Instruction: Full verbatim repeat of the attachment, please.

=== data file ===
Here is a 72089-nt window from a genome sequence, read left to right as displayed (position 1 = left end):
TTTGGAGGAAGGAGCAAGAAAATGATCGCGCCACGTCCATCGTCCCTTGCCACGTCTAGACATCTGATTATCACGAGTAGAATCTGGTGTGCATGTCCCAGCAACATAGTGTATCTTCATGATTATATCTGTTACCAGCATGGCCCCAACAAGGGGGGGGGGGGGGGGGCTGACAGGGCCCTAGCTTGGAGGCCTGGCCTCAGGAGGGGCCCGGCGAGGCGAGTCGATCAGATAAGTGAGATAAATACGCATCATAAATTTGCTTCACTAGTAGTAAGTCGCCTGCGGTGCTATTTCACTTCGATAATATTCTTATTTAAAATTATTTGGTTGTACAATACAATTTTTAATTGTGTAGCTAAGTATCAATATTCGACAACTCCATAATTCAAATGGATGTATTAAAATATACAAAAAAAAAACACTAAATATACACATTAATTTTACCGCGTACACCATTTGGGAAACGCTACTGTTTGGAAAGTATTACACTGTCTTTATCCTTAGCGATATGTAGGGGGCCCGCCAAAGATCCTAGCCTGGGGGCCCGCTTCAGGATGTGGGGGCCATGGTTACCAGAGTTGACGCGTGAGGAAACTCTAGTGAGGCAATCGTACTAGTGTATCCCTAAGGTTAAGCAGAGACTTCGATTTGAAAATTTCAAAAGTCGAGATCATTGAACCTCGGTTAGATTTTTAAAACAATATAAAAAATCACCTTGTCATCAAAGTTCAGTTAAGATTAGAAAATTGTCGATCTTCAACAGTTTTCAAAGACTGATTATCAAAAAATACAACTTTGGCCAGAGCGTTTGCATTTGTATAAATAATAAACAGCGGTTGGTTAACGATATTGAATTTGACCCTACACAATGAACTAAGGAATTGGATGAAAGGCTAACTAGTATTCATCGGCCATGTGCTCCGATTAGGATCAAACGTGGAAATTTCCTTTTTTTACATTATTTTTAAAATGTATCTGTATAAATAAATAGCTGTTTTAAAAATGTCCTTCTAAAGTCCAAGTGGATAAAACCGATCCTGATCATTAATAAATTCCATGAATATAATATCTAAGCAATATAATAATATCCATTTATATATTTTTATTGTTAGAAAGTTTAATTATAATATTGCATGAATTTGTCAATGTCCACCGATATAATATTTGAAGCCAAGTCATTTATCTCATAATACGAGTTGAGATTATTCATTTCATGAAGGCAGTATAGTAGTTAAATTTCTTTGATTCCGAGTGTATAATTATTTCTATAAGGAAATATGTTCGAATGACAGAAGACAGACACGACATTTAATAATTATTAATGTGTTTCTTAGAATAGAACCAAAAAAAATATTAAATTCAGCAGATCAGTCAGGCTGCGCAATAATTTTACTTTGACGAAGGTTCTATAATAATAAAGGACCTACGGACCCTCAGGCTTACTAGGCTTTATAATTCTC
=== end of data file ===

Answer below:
Here is a 72089-nt window from a genome sequence, read left to right as displayed (position 1 = left end):
TTTGGAGGAAGGAGCAAGAAAATGATCGCGCCACGTCCATCGTCCCTTGCCACGTCTAGACATCTGATTATCACGAGTAGAATCTGGTGTGCATGTCCCAGCAACATAGTGTATCTTCATGATTATATCTGTTACCAGCATGGCCCCAACAAGGGGGGGGGGGGGGGGGCTGACAGGGCCCTAGCTTGGAGGCCTGGCCTCAGGAGGGGCCCGGCGAGGCGAGTCGATCAGATAAGTGAGATAAATACGCATCATAAATTTGCTTCACTAGTAGTAAGTCGCCTGCGGTGCTATTTCACTTCGATAATATTCTTATTTAAAATTATTTGGTTGTACAATACAATTTTTAATTGTGTAGCTAAGTATCAATATTCGACAACTCCATAATTCAAATGGATGTATTAAAATATACAAAAAAAAAACACTAAATATACACATTAATTTTACCGCGTACACCATTTGGGAAACGCTACTGTTTGGAAAGTATTACACTGTCTTTATCCTTAGCGATATGTAGGGGGCCCGCCAAAGATCCTAGCCTGGGGGCCCGCTTCAGGATGTGGGGGCCATGGTTACCAGAGTTGACGCGTGAGGAAACTCTAGTGAGGCAATCGTACTAGTGTATCCCTAAGGTTAAGCAGAGACTTCGATTTGAAAATTTCAAAAGTCGAGATCATTGAACCTCGGTTAGATTTTTAAAACAATATAAAAAATCACCTTGTCATCAAAGTTCAGTTAAGATTAGAAAATTGTCGATCTTCAACAGTTTTCAAAGACTGATTATCAAAAAATACAACTTTGGCCAGAGCGTTTGCATTTGTATAAATAATAAACAGCGGTTGGTTAACGATATTGAATTTGACCCTACACAATGAACTAAGGAATTGGATGAAAGGCTAACTAGTATTCATCGGCCATGTGCTCCGATTAGGATCAAACGTGGAAATTTCCTTTTTTTACATTATTTTTAAAATGTATCTGTATAAATAAATAGCTGTTTTAAAAATGTCCTTCTAAAGTCCAAGTGGATAAAACCGATCCTGATCATTAATAAATTCCATGAATATAATATCTAAGCAATATAATAATATCCATTTATATATTTTTATTGTTAGAAAGTTTAATTATAATATTGCATGAATTTGTCAATGTCCACCGATATAATATTTGAAGCCAAGTCATTTATCTCATAATACGAGTTGAGATTATTCATTTCATGAAGGCAGTATAGTAGTTAAATTTCTTTGATTCCGAGTGTATAATTATTTCTATAAGGAAATATGTTCGAATGACAGAAGACAGACACGACATTTAATAATTATTAATGTGTTTCTTAGAATAGAACCAAAAAAAATATTAAATTCAGCAGATCAGTCAGGCTGCGCAATAATTTTACTTTGACGAAGGTTCTATAATAATAAAGGACCTACGGACCCTCAGGCTTACTAGGCTTTATAATTCTC